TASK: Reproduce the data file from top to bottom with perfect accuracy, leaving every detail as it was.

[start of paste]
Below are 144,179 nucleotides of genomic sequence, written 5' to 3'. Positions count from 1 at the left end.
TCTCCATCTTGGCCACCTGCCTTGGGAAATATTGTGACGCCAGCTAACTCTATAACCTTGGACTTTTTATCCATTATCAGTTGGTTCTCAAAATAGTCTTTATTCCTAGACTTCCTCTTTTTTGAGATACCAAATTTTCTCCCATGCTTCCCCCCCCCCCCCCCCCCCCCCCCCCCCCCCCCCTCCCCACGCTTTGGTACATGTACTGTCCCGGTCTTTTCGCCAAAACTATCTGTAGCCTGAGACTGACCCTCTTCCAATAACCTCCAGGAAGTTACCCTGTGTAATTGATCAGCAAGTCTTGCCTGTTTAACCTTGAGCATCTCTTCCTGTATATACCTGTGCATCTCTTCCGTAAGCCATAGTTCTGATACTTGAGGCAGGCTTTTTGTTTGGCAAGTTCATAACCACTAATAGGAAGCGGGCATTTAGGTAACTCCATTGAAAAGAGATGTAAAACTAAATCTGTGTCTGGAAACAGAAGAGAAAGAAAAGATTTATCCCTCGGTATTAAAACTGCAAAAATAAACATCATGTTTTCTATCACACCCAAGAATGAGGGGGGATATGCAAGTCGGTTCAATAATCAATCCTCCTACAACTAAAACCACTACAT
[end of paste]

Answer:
Below are 144,179 nucleotides of genomic sequence, written 5' to 3'. Positions count from 1 at the left end.
TCTCCATCTTGGCCACCTGCCTTGGGAAATATTGTGACGCCAGCTAACTCTATAACCTTGGACTTTTTATCCATTATCAGTTGGTTCTCAAAATAGTCTTTATTCCTAGACTTCCTCTTTTTTGAGATACCAAATTTTCTCCCATGCTTCCCCCCCCCCCCCCCCCCCCCCCCCCCCCCCCCCTCCCCACGCTTTGGTACATGTACTGTCCCGGTCTTTTCGCCAAAACTATCTGTAGCCTGAGACTGACCCTCTTCCAATAACCTCCAGGAAGTTACCCTGTGTAATTGATCAGCAAGTCTTGCCTGTTTAACCTTGAGCATCTCTTCCTGTATATACCTGTGCATCTCTTCCGTAAGCCATAGTTCTGATACTTGAGGCAGGCTTTTTGTTTGGCAAGTTCATAACCACTAATAGGAAGCGGGCATTTAGGTAACTCCATTGAAAAGAGATGTAAAACTAAATCTGTGTCTGGAAACAGAAGAGAAAGAAAAGATTTATCCCTCGGTATTAAAACTGCAAAAATAAACATCATGTTTTCTATCACACCCAAGAATGAGGGGGGATATGCAAGTCGGTTCAATAATCAATCCTCCTACAACTAAAACCACTACAT